The whole anxiety of this disease is definitely one of the worst things. I have a 50 minute subway ride into work every morning, and it frequently stops between stations and just sits there, which used to be quite scary. Since I've been in more-or-less remission I realise that things are sometimes quite psychological, both in terms of how you feel about it, and also the physiological effects on your digestive tract of getting stressed.
For what it's worth, I found that Asocol got me into remission. I use canasa as well every evening (can't hurt I guess).
I switched doctors and my new one is definitely of the view that you shouldn't settle for symptoms that mess up your life. If you're still experiencing symptoms to a degree that interferes with your life you could talk to your doctor upping the Asocol to 12 a day (2*6 or 3*4, whichever you prefer) and adding canasa into the equation - that's what got me into remission. Sounds like you tolerate the mesalamine fairly well - unless you're having side-effects you're not mentioning.
All that other stuff you're taking (the vitamins and so on) can't hurt I suppose. Only thing I can share is that I've tried all sorts of different probiotics and supplements and I couldn't put my hand on my heart and tell you confidently that any of them made any difference to anything other than my wallet. And I can also tell you that when I had to do a trip one time and didn't take all my assorted vitamin pills and potions with me my symptoms improved. So I guess there are things that can make thing worse.
I've taken immodium a few times. Good stuff. Certainly helps avoid anxiety on flights (probably my most stressful scenario as I have to fly a lot).
This is a nasty disease. But there are plenty that are a lot worse, and it does have a cure, even if it's an unattractive one. Many of us are able to enjoy most of our lives in remission, and for some of us it's also the case that even our flares aren't that bad for some, the majority, or all of our lives.
If it's any encouragement, I've had this at least two years, and am doing fine. I carry out a pretty serious job with minimal obstruction from my UC, have a wife and two small daughters and am no less active a parent for it, have shaved 5 minutes off my two mile running time (18 minutes now, which I realise isn't great, but the point is the improvement has come while I've had UC), bench 150% my bodyweight compared to about 100% pre UC, managed 100 push ups a couple of months ago compared to 50 pre UC. I feel quite lucky not to have more severe symptoms, and I realise others have far worse situations than mine, but my point is just that it is definitely possible to have UC and let it inspire you to try to overcome it. Whether you succeed or not is not the point - it's the attitude to that challenge that matters, in my humble opinion.
Last thing and then I'm off again - this board is a great thing. IBD is not actually that unusual, but because people don't talk about it, it's easy to feel isolated. So you may find, like I do, that this board is a really valuable resource with some great people on it. Having said that, two words of caution. First, my guess is that the average poster on here is atypical, because most probably you find that those in remission have less interest than those experiencing more severe symptoms in coming on here and reading and posting. Certainly, I came on here much more frequently when flaring than when in remission. So at least don't assume that the sort of symptoms that sound typical on this board necessarily represent the average for UC sufferers. You may well experience much milder symptoms than you hear people reporting on here.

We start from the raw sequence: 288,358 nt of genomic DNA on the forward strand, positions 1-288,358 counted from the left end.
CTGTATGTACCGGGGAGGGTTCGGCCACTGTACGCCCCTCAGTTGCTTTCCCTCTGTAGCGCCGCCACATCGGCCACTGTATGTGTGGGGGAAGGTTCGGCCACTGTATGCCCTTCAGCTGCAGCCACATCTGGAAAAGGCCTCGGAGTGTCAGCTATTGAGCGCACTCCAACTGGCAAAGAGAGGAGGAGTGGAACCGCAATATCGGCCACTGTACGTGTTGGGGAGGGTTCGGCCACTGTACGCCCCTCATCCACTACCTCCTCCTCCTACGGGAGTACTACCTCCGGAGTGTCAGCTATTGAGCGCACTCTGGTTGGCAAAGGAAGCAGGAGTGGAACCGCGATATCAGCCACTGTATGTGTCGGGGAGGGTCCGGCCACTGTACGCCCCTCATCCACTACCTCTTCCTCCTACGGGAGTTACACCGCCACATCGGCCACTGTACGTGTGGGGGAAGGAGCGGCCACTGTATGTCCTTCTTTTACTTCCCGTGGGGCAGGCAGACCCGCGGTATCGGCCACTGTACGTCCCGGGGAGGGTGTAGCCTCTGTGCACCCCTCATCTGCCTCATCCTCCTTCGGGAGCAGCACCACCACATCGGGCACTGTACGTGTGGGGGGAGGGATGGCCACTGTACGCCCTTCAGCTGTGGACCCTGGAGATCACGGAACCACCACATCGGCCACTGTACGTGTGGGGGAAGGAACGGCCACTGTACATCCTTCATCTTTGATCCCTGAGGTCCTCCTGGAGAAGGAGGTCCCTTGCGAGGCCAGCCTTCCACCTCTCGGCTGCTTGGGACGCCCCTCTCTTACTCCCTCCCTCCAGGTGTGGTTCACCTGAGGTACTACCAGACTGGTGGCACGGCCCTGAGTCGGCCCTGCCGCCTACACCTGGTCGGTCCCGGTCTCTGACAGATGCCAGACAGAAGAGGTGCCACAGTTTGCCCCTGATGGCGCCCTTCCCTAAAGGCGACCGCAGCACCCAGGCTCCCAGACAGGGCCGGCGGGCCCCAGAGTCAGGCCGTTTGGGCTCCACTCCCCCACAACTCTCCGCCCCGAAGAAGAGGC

Second, this is, as you've noted, a disempowering disease. When disempowered, it's human nature to try to take control, and one of the ways to do so is to believe that you have knowledge and understanding of the thing that is disempowering you - to understand something is, we assume, the first step in conquering it. Well, as far as I can tell, the defining feature of this disease (other than the huge amount of time spent sitting on a toilet) is that basically it's not very well understood. But I think it's tempting for all of us to convince ourselves that we are experts - usually as a result of our inevitable intensive internet research. So it's tempting to tell ourselves that we've somehow gained some sort of control through our efforts to understand. My personal view, which I'm sure others will disagree with, is that none of us can really speak with authority about anything other than our own personal experience. Even our doctors, who've trained in this and see and speak to many more UC sufferers than we ever will, operate through trial and error combined with guesswork. So when you see people confidently posting on here that the disease is this way or that way, and that this approach or that approach is better, you might want to take it with a pinch of salt. You'll find what works for you, together with, hopefully, a supportive and collaborative doctor as your partner. You're always going to be the expert on you and your UC, however much other people may appear to be or even claim to be more expert than you.
Sorry for the long mail - I was just feeling for you and wanted to share my experience and take on UC in case it helps.
Diagnosed November 2007
Canasa 1000mg 2 per day, Asocol 2x2 per day, Digestive Advantage Crohns and Colitis probiotic, Animal Pak multivitamin, Aloe gel, concentrated fish oil